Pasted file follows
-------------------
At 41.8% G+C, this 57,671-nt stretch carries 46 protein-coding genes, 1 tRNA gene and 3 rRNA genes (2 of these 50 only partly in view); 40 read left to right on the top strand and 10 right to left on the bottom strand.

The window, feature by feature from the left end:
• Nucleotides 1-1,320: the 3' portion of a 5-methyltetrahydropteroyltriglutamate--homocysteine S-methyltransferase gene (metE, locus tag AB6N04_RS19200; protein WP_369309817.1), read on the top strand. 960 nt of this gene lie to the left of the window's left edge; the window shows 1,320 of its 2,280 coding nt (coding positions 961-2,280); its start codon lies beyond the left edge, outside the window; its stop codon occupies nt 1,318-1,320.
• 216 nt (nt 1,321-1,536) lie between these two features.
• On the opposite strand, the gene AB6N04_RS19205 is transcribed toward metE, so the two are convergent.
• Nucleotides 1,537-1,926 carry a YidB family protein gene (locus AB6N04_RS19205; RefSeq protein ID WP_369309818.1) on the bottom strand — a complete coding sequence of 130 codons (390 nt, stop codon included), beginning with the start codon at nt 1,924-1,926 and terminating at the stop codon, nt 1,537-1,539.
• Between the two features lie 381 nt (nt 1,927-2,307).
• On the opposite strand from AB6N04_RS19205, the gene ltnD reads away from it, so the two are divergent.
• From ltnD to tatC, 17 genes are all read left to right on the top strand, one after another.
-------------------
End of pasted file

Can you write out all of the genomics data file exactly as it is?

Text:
At 41.8% G+C, this 57,671-nt stretch carries 46 protein-coding genes, 1 tRNA gene and 3 rRNA genes (2 of these 50 only partly in view); 40 read left to right on the top strand and 10 right to left on the bottom strand.

The window, feature by feature from the left end:
• Nucleotides 1-1,320: the 3' portion of a 5-methyltetrahydropteroyltriglutamate--homocysteine S-methyltransferase gene (metE, locus tag AB6N04_RS19200; protein WP_369309817.1), read on the top strand. 960 nt of this gene lie to the left of the window's left edge; the window shows 1,320 of its 2,280 coding nt (coding positions 961-2,280); its start codon lies beyond the left edge, outside the window; its stop codon occupies nt 1,318-1,320.
• 216 nt (nt 1,321-1,536) lie between these two features.
• On the opposite strand, the gene AB6N04_RS19205 is transcribed toward metE, so the two are convergent.
• Nucleotides 1,537-1,926 carry a YidB family protein gene (locus AB6N04_RS19205; RefSeq protein ID WP_369309818.1) on the bottom strand — a complete coding sequence of 130 codons (390 nt, stop codon included), beginning with the start codon at nt 1,924-1,926 and terminating at the stop codon, nt 1,537-1,539.
• Between the two features lie 381 nt (nt 1,927-2,307).
• On the opposite strand from AB6N04_RS19205, the gene ltnD reads away from it, so the two are divergent.
• From ltnD to tatC, 17 genes are all read left to right on the top strand, one after another.